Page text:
Ferroelectrics fabricated directly on plastic

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Researchers have developed a new way to fabricate nanometre scale ferroelectric structures directly on flexible plastic substrates that would be unable to withstand the processing temperatures normally required to create such nanostructures.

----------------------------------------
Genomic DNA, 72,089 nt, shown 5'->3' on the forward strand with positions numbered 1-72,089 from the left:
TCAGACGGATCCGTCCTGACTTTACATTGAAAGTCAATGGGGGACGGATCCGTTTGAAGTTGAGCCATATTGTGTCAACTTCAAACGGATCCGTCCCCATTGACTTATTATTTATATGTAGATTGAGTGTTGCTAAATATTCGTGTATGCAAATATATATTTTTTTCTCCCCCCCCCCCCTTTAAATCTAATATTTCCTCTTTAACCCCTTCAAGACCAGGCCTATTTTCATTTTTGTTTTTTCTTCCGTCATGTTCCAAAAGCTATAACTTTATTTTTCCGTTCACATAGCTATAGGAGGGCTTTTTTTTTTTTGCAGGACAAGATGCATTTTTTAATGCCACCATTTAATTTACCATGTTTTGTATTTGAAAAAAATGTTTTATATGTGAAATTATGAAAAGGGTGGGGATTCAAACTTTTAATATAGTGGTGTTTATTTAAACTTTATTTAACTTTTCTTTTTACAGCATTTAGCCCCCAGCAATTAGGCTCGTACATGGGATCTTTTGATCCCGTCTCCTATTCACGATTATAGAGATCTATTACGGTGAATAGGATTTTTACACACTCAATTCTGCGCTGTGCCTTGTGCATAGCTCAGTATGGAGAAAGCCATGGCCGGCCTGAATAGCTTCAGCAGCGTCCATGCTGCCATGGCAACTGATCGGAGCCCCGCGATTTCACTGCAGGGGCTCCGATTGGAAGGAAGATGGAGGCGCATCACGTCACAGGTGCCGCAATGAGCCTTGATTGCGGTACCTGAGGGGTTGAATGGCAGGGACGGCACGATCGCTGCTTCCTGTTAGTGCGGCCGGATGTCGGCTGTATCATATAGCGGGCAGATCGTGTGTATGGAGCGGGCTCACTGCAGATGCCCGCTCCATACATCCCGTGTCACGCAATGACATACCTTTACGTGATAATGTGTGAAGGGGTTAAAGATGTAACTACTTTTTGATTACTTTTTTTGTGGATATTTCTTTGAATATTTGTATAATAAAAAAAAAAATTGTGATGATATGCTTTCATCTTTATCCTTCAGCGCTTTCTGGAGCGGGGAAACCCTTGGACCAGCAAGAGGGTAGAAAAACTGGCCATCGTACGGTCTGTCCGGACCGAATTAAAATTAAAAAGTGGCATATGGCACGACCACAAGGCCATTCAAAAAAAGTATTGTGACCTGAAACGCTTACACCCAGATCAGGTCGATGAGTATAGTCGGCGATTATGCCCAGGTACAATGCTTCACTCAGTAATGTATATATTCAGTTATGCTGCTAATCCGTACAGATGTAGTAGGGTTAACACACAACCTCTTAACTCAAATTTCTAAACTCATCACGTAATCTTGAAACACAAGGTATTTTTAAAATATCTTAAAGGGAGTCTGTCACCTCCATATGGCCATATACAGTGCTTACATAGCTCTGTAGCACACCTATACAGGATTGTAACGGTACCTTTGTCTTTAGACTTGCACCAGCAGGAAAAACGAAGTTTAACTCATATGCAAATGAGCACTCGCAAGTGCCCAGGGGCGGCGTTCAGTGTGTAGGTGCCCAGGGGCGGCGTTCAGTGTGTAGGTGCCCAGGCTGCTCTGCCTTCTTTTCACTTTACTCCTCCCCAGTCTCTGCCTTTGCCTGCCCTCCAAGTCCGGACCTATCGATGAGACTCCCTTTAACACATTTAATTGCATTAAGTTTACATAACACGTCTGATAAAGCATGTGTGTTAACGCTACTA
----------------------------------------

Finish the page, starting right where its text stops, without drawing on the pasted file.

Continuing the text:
The technique is known as thermochemical nanolithography (tcnl) and uses a heated atomic force microscope (afm) tip to produce patterns. According to a team from the Georgia Institute of Technology, it could facilitate high density, low cost production of complex ferroelectric structures for energy harvesting arrays, sensors and actuators in nano electromechanical systems and micro electromechanical systems (mems). The research was reported July 15 in the journal Advanced Materials. "We can directly create piezoelectric materials of the shape we want, where we want them, on flexible substrates for use in energy harvesting and other applications," said Nazanin Bassiri-Gharb, co author of the paper and an assistant professor in the School of Mechanical Engineering at the Georgia Institute of Technology. "This is the first time that structures like these have been directly grown with a cmos compatible process at such a small resolution. Not only have we been able to grow these ferroelectric structures at low substrate temperatures, but we have also been able to pattern them at very small scales." The researchers have produced wires approximately 30nm wide and spheres with diameters of approximately 10nm using the patterning technique. Spheres with potential application as ferroelectric memory were fabricated at densities exceeding 200GB/in2, currently the record for this perovskite type ferroelectric material. Ferroelectric materials exhibit charge generating piezoelectric responses an order of magnitude larger than those of materials such as aluminium nitride or zinc oxide. The polarisation of the materials can be easily and rapidly changed, giving them potential application as random access memory elements. But the materials can be difficult to fabricate, requiring temperatures greater than 600°C for crystallisation. Chemical etching techniques produce grain sizes as large as the nanoscale features researchers would like to produce, while physical etching processes damage the structures and reduce their attractive properties. Until now, these challenges required that ferroelectric structures be grown on a single crystal substrate compatible with high temperatures, then transferred to a flexible substrate for use in energy harvesting. The thermochemical nanolithography process, which was developed at Georgia Tech in 2007, addresses those challenges by using extremely localised heating to form structures only where the resistively heated afm tip contacts a precursor material. A computer controls the afm writing, allowing the researchers to create patterns of crystallised material where desired. To create energy harvesting structures, for example, lines corresponding to ferroelectric nanowires can be drawn along the direction in which strain would be applied. The heat from the afm tip crystallises the amorphous precursor to make the structure and the patterns are formed only when crystallisation occurs. To begin the fabrication, the sol-gel precursor material is first applied to a substrate with a standard spin coating method, then briefly heated to approximately 250°C to drive off the organic solvents. The researchers have used polyimide, glass and silicon substrates, but in principle, any material able to withstand the heating step could be used. Structures have been made from Pb(ZrTi)O3, known as PZT, and PbTiO3, known as PTO. The researchers still heated the precursor at the temperatures required to crystallise the structure, but the heating was so localised that it did not affect the substrate. The researchers plan to use arrays of afm tips to produce larger patterned areas and improve the heated afm tips to operate for longer periods of time. The researchers also hope to understand the basic science behind ferroelectric materials, including properties at the nanoscale. Ultimately, arrays of afm tips under computer control could produce complete devices, providing an alternative to current fabrication techniques.